If Not Donuts, What’s Being Dunked, Dunkin’?

Napkins, sugar packets, coffee cups, iced coffee cups, coffee sleeves, wrapping paper, to-go boxes and bags, employee uniforms, digital and print graphics, coffee bags, k-cups, merchandise and packaging. And signs, oh the signs. Think about everything the iconic coffee brand Dunkin’ Donuts touches. Well, beginning January 2019, the classic brew house is dropping ‘Donuts’ from all branding and will be going by its first name, Dunkin,’ just like that friend who calls their parents by their first names, “Tom and Sherry,” rather than “Mom and Dad” – you know, the ‘cool ones.’

Corporate rebrands are not only expensive, they’re also risky; financial planners and strategists can calculate the cost of remodeling and updating stores and merchandise down to the exact penny, but no case-study or individual can predict the long-term effect of rebranding a global chain, even when it’s as simple as going by a first name.

The rebrand is an effort to break away from a category-specific name and emerge as a “beverage-led” company focusing on teas, an expansive variety of coffee, speedy service and on-the-go food ordering and value offerings including – but not limited to – donuts, according to CNN.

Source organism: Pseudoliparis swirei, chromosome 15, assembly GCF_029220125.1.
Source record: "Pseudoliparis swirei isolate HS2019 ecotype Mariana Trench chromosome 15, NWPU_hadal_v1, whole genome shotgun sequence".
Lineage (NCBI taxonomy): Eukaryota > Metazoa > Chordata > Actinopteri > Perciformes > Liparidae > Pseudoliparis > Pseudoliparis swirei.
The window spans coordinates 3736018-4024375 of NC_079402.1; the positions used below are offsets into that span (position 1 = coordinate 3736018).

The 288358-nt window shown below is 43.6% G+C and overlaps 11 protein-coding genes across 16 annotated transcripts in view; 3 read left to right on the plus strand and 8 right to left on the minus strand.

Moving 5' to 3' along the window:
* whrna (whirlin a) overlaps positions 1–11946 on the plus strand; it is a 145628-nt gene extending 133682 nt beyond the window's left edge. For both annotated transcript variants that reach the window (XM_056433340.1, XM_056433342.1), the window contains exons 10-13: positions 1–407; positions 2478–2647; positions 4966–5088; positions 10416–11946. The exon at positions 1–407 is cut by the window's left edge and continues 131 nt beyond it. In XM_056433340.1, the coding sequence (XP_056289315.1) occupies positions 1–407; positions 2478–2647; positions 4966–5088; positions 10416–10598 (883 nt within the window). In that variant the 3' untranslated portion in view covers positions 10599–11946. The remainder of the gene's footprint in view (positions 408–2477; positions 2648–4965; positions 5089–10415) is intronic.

“Our new branding is one of many things we are doing as part of our blueprint for growth to modernize the Dunkin’ experience for our customer,” said Dunkin’ Brands CEO David Hoffmann, in a press release.

This begs the question, does rebranding require a name change or could simply redefining what the brand stands for reinvigorate a business?

According to an AP article with Laura Ries, an Atlanta-based marketing consultant, “changing the name of iconic brands can be a big mistake… even if donuts have fallen out of favor among a more health-conscious customer base, people already know Dunkin’ Donuts as a place where they can just get coffee and enjoy the donuts’ smell.” Ries says, “There’s nothing wrong with still having ‘Donuts’ in your name,” she said. “Long term it was helping them, giving them a brand identity that was the opposite of Starbucks.”

Now our question is – what do we dunk in our coffee?